Social Media or Social Networks! We’ve all been there; done these or that one way or the other.
So we understand the kind of pressure you go through on social media. We understand how hard you try to beat up your brain to come up with something interesting to fill in the “what’s on your mind” box. We also understand how dispiriting it can get when your post ends up with zero likes, no retweets, and tear-jerking comments.
On the good side, we know how the social media has made it easier for you to keep track of your friends, foes, and frenemies. No one needs to remind us about the trivialities brought about by the technology. For example, the number of relationships started on the platform.
But what if someone told you that the social media does you more harm than good, would you have the chutzpah to go cold turkey on it?
Well, not long ago the University of Michigan conducted a study to look at the various psychological effects of too much social media. And here are some of the upshots they came up with:
Smiling depression is a newly coined phrase that describes the act of being depressed without showing it on your face. Deep down you’re downhearted, but all your face is showing is an exultant mask.
According to Carl Rogers, our personality encompasses two things—our self-image and ideal-image. While our self-image is the real picture of our current situation–with our troubles and struggles included, ideal image is the mental picture we create for other people to see. In the virtual world, it’s the cyber image we try so hard to protect and maintain.
And while the two are supposed to be kept in check to create balance and harmony in our lives, the social media has a way of creating inconsistency in the way we observe our self-image and cyber-self. Our desire to always be seen positive has taught us to suppress our troubles, thus leading a life of self-deceit.
We no longer express our inner turmoil, lest it feels like we’re trying to accept social defeat. In the wake of which, we end up putting too much focus on our virtual life, which mostly revolves around impressing the meaningless connections we’ve created on the social media and labeled “friends,” while neglecting our self-image which in actuality matters most.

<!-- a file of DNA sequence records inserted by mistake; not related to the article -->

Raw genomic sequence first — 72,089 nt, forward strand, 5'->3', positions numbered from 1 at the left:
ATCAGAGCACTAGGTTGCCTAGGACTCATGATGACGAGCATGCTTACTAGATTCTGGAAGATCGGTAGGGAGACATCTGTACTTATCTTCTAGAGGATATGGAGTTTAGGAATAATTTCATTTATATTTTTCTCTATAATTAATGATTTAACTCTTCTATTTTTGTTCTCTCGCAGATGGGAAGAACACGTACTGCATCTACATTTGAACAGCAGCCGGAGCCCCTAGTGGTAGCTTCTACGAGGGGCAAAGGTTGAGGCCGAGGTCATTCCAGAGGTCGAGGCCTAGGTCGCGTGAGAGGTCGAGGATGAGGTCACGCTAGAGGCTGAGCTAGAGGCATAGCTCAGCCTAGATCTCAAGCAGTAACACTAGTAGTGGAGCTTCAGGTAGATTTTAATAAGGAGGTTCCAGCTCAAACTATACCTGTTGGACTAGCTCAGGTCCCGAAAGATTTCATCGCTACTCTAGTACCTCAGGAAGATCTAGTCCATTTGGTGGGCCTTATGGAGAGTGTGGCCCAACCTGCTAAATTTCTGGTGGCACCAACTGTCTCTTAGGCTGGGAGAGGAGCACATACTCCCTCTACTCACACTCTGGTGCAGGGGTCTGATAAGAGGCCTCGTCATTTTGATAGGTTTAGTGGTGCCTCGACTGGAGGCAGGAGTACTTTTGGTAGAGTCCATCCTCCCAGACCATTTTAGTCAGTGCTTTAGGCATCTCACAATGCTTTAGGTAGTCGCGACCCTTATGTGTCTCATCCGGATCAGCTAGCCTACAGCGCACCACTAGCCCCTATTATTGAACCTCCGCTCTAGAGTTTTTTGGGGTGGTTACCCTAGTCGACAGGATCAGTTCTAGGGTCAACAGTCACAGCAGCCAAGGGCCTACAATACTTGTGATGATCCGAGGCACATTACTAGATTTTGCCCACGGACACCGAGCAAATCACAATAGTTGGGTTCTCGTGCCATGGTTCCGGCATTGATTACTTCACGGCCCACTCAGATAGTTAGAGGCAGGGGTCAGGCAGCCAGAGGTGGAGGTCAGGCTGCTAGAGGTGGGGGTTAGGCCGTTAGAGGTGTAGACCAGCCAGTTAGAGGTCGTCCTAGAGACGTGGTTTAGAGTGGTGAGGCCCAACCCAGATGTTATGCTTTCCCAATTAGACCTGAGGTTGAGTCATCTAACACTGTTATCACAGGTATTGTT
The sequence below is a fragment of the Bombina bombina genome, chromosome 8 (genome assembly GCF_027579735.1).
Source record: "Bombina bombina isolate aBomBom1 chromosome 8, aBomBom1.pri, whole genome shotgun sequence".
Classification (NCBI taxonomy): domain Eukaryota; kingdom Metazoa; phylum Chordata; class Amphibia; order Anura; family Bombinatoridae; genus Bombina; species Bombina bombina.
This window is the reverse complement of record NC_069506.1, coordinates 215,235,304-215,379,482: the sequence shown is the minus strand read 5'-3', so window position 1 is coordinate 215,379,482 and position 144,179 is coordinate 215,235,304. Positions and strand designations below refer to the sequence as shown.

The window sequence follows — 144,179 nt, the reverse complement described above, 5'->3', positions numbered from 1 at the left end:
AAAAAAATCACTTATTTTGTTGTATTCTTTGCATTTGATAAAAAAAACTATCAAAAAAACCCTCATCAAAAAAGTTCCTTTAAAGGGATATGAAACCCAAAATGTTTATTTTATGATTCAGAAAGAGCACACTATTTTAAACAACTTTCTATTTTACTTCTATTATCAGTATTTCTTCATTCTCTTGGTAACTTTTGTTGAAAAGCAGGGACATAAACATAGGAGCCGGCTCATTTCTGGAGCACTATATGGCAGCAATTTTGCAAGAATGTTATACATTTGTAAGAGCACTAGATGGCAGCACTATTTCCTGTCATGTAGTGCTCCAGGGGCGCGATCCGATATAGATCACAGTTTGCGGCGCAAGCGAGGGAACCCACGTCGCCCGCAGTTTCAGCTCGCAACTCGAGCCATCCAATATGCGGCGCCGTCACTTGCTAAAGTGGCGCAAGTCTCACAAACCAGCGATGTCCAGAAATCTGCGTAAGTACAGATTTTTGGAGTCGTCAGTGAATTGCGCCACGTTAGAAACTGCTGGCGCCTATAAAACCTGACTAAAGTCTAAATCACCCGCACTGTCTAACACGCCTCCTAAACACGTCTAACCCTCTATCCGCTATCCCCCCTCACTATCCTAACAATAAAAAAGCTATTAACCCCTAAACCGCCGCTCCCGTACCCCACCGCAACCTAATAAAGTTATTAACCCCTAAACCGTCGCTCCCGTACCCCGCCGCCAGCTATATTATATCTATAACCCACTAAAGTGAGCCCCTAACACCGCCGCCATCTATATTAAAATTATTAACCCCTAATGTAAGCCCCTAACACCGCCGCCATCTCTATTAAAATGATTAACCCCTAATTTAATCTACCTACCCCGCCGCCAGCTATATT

So one of your masochist Facebook friends makes a post yakking about how they had a bad day at work or how they lost someone close or got jilted by someone they’ve been seeing, and you reply with an assuring comment. That’s what we call virtual empathy.
But does it in any way translate to real-life empathy? If it does, do the comments really assuage the torments? Well, while some preliminary research say “yes,” some scientists link virtual empathy with the increased cases of masochism and self-pity.
The social media has been linked with a healthy dose of self-admiration. As published in the study, “Facebook is like a mirror while twitter is the megaphone.”
The study goes on to say that Twitter is a good platform for airing your views and opinions if you’re a young adult who loves yourself to the hilt or wish to give your self-confidence the much-needed shot in the arm.
As for Facebook, the platform has been found to be more ideal to the middle-aged adults, most of whom have the proclivity of forming and presenting the portfolio of their life choices after calibrating them in a way they feel their social circles would approve.
In conclusion, we can say that a moderate use of the social media and for the right purpose arrives with a fair dose of incentives. But to realize them, you have to learn to strike a balance between your self-image and the image you create on social media.